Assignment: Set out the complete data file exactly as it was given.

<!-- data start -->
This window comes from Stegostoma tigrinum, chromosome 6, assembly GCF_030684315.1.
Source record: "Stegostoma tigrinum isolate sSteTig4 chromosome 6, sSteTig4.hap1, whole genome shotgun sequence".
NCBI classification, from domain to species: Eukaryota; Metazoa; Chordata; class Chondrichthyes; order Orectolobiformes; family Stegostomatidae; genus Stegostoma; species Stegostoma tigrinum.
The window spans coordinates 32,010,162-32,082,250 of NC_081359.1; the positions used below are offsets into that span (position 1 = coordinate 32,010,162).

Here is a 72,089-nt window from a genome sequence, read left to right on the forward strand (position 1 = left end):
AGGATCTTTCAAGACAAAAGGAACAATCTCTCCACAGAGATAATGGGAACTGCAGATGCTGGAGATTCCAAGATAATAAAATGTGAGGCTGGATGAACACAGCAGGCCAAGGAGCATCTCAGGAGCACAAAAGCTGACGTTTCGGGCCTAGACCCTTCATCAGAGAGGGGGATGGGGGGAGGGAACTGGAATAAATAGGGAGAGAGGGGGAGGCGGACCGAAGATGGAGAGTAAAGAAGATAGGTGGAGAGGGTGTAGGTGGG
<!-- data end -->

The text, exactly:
This window comes from Stegostoma tigrinum, chromosome 6, assembly GCF_030684315.1.
Source record: "Stegostoma tigrinum isolate sSteTig4 chromosome 6, sSteTig4.hap1, whole genome shotgun sequence".
NCBI classification, from domain to species: Eukaryota; Metazoa; Chordata; class Chondrichthyes; order Orectolobiformes; family Stegostomatidae; genus Stegostoma; species Stegostoma tigrinum.
The window spans coordinates 32,010,162-32,082,250 of NC_081359.1; the positions used below are offsets into that span (position 1 = coordinate 32,010,162).

Here is a 72,089-nt window from a genome sequence, read left to right on the forward strand (position 1 = left end):
AGGATCTTTCAAGACAAAAGGAACAATCTCTCCACAGAGATAATGGGAACTGCAGATGCTGGAGATTCCAAGATAATAAAATGTGAGGCTGGATGAACACAGCAGGCCAAGGAGCATCTCAGGAGCACAAAAGCTGACGTTTCGGGCCTAGACCCTTCATCAGAGAGGGGGATGGGGGGAGGGAACTGGAATAAATAGGGAGAGAGGGGGAGGCGGACCGAAGATGGAGAGTAAAGAAGATAGGTGGAGAGGGTGTAGGTGGG